Tuesday, March 22, 2011

In This Corner . . .

Our littlest grandson is a violent sort.  He's seldom happier than when he is wielding a soyd (sword) or just generally kicking the crap out of his dad or grandpa.

He's always polite about the whole thing, asking nicely if Grandpa wants to beat him up.  If we say no for any reason, he's brokenhearted, but he'll find something else to do.  If Grandpa says yes, it's game on!

They have two arenas.  The first is in Grandpa's chair in the front room, and the second and most usual is in Grandpa's bed while Nana is trying to watch television at night.

Nana or Momma are important ingredients in the mix, because somebody has to save him when Grandpa gets him pinned.  We never put our hearts into any rescue, because before we can resume our original positions, he's back running up the front of his grandpa with a new can of whoop butt.  We finally had to tell him he was on his own.

The first time I told him I was out of the rescue business, he didn't believe it for one second.  We were in the bed arena, and as usual, Grandpa dumped him head first (gently) over the side of the bed.  He jumped up to his feet and looked at me with astonishment and said, "OK, Nana! Wheh wuh you?" He struck a new deal with me that each time I save him I get a hug and a kiss. Who could pass that one up?

Whether on the chair or the bed, Grandpa unfailingly pins the kid then asks if he gives up.  The standard reply is: Nevah!  

This is one pinned kid.  The only thing he can move is  his head.  Grandpa put him here one day last December and he started to get a little angry because he couldn't get lose no way no how.  He told Grandpa, "(Struggle, struggle) I bet when you were a little kid (struggle, struggle) Thanta didn't bwing you any Chwithmath pwethents!"

After he pleads for Nana to save him and she remains on her duff in the chair, he puts on the pitiful puppy dog face. He would normally put his little hands together in supplication, but it's kind of hard when Grandpa has his elbows pinned to his ears.  

He tells us Grandpa and Daddy beat him up best, and Mommy is kind of good at it. Nana isn't any good at it at all. She's only good for loves and kisses.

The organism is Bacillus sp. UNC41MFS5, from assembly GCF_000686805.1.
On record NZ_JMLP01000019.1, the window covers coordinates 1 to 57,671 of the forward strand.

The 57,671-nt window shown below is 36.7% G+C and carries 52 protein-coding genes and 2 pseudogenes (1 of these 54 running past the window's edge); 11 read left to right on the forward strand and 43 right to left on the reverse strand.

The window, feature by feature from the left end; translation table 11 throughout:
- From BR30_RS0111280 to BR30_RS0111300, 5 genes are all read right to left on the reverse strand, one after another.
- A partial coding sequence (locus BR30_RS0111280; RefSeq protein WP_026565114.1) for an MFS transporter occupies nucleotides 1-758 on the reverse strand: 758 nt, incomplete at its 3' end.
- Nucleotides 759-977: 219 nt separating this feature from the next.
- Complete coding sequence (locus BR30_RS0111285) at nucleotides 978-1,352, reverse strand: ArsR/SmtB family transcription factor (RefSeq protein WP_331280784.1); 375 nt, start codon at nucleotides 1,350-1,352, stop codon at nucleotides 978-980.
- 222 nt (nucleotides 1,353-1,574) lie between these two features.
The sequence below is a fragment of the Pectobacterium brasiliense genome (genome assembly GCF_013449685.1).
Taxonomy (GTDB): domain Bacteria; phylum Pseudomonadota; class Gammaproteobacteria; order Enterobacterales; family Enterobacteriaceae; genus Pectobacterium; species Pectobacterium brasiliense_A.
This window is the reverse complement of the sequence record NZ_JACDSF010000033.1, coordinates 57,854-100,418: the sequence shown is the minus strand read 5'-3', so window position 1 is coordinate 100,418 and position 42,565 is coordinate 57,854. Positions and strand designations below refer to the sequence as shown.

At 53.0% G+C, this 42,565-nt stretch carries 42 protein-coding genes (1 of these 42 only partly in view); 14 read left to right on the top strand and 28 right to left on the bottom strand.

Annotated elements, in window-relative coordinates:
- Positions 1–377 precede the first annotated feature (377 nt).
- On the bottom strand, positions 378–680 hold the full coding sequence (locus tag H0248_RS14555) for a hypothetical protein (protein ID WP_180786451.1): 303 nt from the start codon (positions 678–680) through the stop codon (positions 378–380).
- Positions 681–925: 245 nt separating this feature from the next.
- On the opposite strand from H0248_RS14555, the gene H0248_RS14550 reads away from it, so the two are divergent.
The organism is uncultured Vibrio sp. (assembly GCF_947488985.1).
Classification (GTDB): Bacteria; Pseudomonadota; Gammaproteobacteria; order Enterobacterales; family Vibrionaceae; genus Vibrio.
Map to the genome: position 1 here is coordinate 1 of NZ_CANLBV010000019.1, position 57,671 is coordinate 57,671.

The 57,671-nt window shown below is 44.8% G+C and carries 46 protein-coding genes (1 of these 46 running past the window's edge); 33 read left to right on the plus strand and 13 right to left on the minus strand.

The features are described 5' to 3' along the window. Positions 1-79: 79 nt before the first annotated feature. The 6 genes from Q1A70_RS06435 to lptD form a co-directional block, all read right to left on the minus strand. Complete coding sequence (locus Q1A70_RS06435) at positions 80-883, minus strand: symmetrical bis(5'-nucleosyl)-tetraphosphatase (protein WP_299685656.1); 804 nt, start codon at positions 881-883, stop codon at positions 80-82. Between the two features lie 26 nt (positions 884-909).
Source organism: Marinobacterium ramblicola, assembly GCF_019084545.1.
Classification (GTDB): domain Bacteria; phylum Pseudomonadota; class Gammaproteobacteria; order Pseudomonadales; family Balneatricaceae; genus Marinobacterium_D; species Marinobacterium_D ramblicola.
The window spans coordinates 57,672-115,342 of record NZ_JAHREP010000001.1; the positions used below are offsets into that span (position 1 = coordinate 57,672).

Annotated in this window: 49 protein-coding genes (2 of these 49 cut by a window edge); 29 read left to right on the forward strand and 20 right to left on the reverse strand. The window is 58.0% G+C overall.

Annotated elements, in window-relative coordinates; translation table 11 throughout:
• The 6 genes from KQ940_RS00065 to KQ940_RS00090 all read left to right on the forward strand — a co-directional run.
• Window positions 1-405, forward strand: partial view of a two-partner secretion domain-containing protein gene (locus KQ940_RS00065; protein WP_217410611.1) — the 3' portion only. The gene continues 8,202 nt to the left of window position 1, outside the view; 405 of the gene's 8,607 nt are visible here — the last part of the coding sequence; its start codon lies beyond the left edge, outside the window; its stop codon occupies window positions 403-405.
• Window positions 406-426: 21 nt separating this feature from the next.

Thursday, March 3, 2011

Brain Cell Loss

Don't worry, I'll be fine.  I'm a little weak and dizzy, but I have a beer to sustain me. It's been a trying morning, a math morning.  To make it worse, it has been an easy math morning that I couldn't make go from my brain to my fingers, to my spreadsheet, from the bank, etc. and end up with proper results.

It hasn't been that long ago that I did this sort of thing, and much more complicated things, for nine hours a day. . . on my head. . . . barefoot in the snow, uphill both ways. Yeah, those days are gone.  To add insult to injury, just because it is finished to my satisfaction today doesn't mean it won't be indecipherable tomorrow.  To heck with it, let tomorrow fall where it may.

After spending three hours on a 20 minute project, I felt so efficient that I checked on different insurance for the cars and house.  I didn't feel cocky enough to make a decision on that, so I'll wait and see what Hubby has to say.

I actually got him a valentine this year.  It's probably the third card I've given him in 22 years, but it was funny.  On the inside are a little old couple, cheek to cheek, looking sweet. She tells him he still makes her heart race. Also on the inside Little Old Man's hand moves up and down.  All the way open, the man's hand moves to the lady's chest, and she says, "That's not my heart."  On closing the card a little, the hand moves lower. The back of the card says, "That's not my heart either."  It made me snort.

One day I was sitting in my chair enjoying a happy bum and this is what I saw:

Hubby's mom showed up in the heart perfectly.  It was awesome. Check out what the front of the card says.

After expending so much energy on mathematical and computer effort, the rest of the day must be  spent listening to audio books and knitting.  It's only fair.